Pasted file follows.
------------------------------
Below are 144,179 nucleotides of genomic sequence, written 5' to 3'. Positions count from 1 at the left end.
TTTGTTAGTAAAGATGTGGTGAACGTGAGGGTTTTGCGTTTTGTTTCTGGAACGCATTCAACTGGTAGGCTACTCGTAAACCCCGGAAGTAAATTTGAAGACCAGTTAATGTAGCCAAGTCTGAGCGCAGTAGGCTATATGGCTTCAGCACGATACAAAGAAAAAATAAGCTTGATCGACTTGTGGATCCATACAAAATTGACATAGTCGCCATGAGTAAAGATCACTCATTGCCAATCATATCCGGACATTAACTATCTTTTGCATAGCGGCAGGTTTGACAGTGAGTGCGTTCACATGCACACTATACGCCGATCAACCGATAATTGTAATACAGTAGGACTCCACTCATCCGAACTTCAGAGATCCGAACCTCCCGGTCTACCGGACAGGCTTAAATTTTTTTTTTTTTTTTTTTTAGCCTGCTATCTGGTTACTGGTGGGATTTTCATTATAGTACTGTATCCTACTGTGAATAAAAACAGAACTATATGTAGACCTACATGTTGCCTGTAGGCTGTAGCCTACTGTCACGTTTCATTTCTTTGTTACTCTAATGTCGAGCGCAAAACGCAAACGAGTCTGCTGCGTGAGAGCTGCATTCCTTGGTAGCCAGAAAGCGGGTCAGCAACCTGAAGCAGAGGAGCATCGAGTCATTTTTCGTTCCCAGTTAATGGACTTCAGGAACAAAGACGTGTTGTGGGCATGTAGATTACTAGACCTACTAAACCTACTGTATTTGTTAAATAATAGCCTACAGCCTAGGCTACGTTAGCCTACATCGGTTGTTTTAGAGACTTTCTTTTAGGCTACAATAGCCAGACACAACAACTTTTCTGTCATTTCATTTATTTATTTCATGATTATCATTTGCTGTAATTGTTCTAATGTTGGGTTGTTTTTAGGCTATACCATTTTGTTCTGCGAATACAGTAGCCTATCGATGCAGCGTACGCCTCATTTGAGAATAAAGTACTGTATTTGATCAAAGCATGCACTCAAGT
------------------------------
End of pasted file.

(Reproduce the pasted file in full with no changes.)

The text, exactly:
Below are 144,179 nucleotides of genomic sequence, written 5' to 3'. Positions count from 1 at the left end.
TTTGTTAGTAAAGATGTGGTGAACGTGAGGGTTTTGCGTTTTGTTTCTGGAACGCATTCAACTGGTAGGCTACTCGTAAACCCCGGAAGTAAATTTGAAGACCAGTTAATGTAGCCAAGTCTGAGCGCAGTAGGCTATATGGCTTCAGCACGATACAAAGAAAAAATAAGCTTGATCGACTTGTGGATCCATACAAAATTGACATAGTCGCCATGAGTAAAGATCACTCATTGCCAATCATATCCGGACATTAACTATCTTTTGCATAGCGGCAGGTTTGACAGTGAGTGCGTTCACATGCACACTATACGCCGATCAACCGATAATTGTAATACAGTAGGACTCCACTCATCCGAACTTCAGAGATCCGAACCTCCCGGTCTACCGGACAGGCTTAAATTTTTTTTTTTTTTTTTTTTAGCCTGCTATCTGGTTACTGGTGGGATTTTCATTATAGTACTGTATCCTACTGTGAATAAAAACAGAACTATATGTAGACCTACATGTTGCCTGTAGGCTGTAGCCTACTGTCACGTTTCATTTCTTTGTTACTCTAATGTCGAGCGCAAAACGCAAACGAGTCTGCTGCGTGAGAGCTGCATTCCTTGGTAGCCAGAAAGCGGGTCAGCAACCTGAAGCAGAGGAGCATCGAGTCATTTTTCGTTCCCAGTTAATGGACTTCAGGAACAAAGACGTGTTGTGGGCATGTAGATTACTAGACCTACTAAACCTACTGTATTTGTTAAATAATAGCCTACAGCCTAGGCTACGTTAGCCTACATCGGTTGTTTTAGAGACTTTCTTTTAGGCTACAATAGCCAGACACAACAACTTTTCTGTCATTTCATTTATTTATTTCATGATTATCATTTGCTGTAATTGTTCTAATGTTGGGTTGTTTTTAGGCTATACCATTTTGTTCTGCGAATACAGTAGCCTATCGATGCAGCGTACGCCTCATTTGAGAATAAAGTACTGTATTTGATCAAAGCATGCACTCAAGT